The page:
One year after the signing of a Memorandum of Understanding (MoU) between Novartis, the Department of Science and Technology (DST) and South African Medical Research Council (SAMRC), Novartis reports that the collaboration is revealing significant latent potential for scientific discovery in South Africa.
A year after the signing of the three-year agreement, there are already signs that the goals of the MoU would be met. Novartis has since increased representation from disadvantaged universities in the Next Generation Scientist programme, healthcare provider workshops have been launched, 28 clinical trials at 163 sites are underway, and 29 emerging researchers from South Africa, Swaziland and Mauritius were also given a two-day in-depth workshop on effective grant-writing, to support their efforts to secure research grants.
As part of the skills building cooperation, over 80 doctors have been trained in research and publication skills as well as 120 scientists who were trained in Good Clinical Practice (GCP). There also has been technical assistance and scientific exchange at universities such as the University of Cape Town on key technology platforms.
Speaking during his first visit to Ghana, Kenya and South Africa in his new role, Novartis Global CEO, Vasant (Vas) Narasimhan, said the MoU had formalised Novartis’ ongoing investment in developing South African research capabilities, scientific cooperation and collaboration for capacity building and innovation. The MoU also aimed to establish a framework for potential cooperation on joint research programmes in selected communicable and non-communicable diseases (NCDs).
Novartis noted ahead of the signing that South Africa had the power to deliver more effective R&D. “There is a low volume of clinical research in Africa, with only 2% of global clinical trials taking place on the continent and only 1.2% excluding those conducted in South Africa and Egypt. But South Africa has the capability and capacity to become a research and innovation hub for Africa,” said CEO and Country President at Novartis South Africa, Dr Thomas Kowallik.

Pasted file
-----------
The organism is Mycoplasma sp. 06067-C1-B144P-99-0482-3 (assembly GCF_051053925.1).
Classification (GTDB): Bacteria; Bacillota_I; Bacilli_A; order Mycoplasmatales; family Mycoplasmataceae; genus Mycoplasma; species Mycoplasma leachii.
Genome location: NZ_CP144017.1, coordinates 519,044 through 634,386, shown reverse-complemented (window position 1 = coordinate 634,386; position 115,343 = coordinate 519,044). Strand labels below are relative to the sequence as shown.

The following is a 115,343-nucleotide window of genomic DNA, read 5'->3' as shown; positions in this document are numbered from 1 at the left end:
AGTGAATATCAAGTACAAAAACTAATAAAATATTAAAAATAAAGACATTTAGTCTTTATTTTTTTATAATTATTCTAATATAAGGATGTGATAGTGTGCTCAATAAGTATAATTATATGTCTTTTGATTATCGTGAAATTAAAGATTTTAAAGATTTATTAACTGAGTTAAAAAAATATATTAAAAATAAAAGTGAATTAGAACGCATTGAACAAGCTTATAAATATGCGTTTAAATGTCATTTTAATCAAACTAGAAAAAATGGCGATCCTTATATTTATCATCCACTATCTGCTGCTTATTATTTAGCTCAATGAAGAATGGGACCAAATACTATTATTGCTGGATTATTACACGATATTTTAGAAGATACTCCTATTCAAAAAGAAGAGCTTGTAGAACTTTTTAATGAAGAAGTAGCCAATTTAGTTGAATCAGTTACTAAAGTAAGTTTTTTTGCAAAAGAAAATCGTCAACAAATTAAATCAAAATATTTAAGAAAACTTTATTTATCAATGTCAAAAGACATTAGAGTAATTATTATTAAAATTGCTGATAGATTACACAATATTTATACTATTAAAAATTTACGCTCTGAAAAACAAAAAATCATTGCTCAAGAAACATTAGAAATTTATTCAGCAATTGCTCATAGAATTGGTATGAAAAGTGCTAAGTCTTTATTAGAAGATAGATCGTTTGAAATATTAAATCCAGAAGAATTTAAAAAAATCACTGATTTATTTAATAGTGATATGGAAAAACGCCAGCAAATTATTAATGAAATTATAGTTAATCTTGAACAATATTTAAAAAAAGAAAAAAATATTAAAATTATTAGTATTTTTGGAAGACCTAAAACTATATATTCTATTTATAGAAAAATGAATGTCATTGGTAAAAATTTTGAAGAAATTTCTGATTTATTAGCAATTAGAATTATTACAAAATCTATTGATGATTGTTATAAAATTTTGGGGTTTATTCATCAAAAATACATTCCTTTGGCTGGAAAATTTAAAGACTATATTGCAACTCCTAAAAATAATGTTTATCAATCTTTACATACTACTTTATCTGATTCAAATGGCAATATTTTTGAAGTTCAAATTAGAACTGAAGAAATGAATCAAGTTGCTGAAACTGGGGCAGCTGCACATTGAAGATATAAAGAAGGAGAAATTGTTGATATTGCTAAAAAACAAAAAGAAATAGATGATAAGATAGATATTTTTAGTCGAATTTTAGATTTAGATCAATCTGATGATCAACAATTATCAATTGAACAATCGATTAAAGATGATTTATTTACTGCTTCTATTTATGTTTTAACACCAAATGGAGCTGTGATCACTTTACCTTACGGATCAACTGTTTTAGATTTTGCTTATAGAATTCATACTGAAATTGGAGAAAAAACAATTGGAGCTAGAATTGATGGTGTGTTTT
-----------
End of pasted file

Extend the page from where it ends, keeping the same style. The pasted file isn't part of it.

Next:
Dr Kowallik added that increasing clinical research skills had the potential for multiple positive knock-on effects to strengthen local healthcare systems, while innovation would attract further investment with positive outcomes for the economy and job creation.
Novartis employs 23,000 scientists worldwide and invests US$9 billion in R&D every year. Investing in scientific capability development is part of their integrated strategy to strengthen healthcare systems in middle/lower middle income countries.
Novartis expects this ongoing collaboration with the DST and SAMRC to build capability and potentially lead to breakthrough innovations stemming from South Africa.
“A key learning to date has been that previous efforts to build capacity have tended to focus on well-recognised academic facilities. In partnership with the DST and SAMRC, we have now been able to identify candidates and programmes in under-resourced facilities, where excellent work deserving of our support is being carried out. It has been encouraging to see the scope of research being taken in under-resourced facilities, and it has been gratifying for us being able to contribute to building capability and supporting these facilities,” said Narasimhan.
Narasimhan added that Novartis supports the government’s research agenda and is committed to further partnering with government and academic institutions across southern Africa.
“Novartis aims to support the creation of a hub for scientific research in South and Southern Africa; helping both to advance skills in this space and to increasing the availability of local clinical data relevant to the African continent,” said Narasimhan.
“South Africa clearly has the necessary talent and medical research potential. If more private sector stakeholders engaged in public-private partnerships such as our MoU, significant research and development capability could be developed in South Africa,” concluded Narasimhan.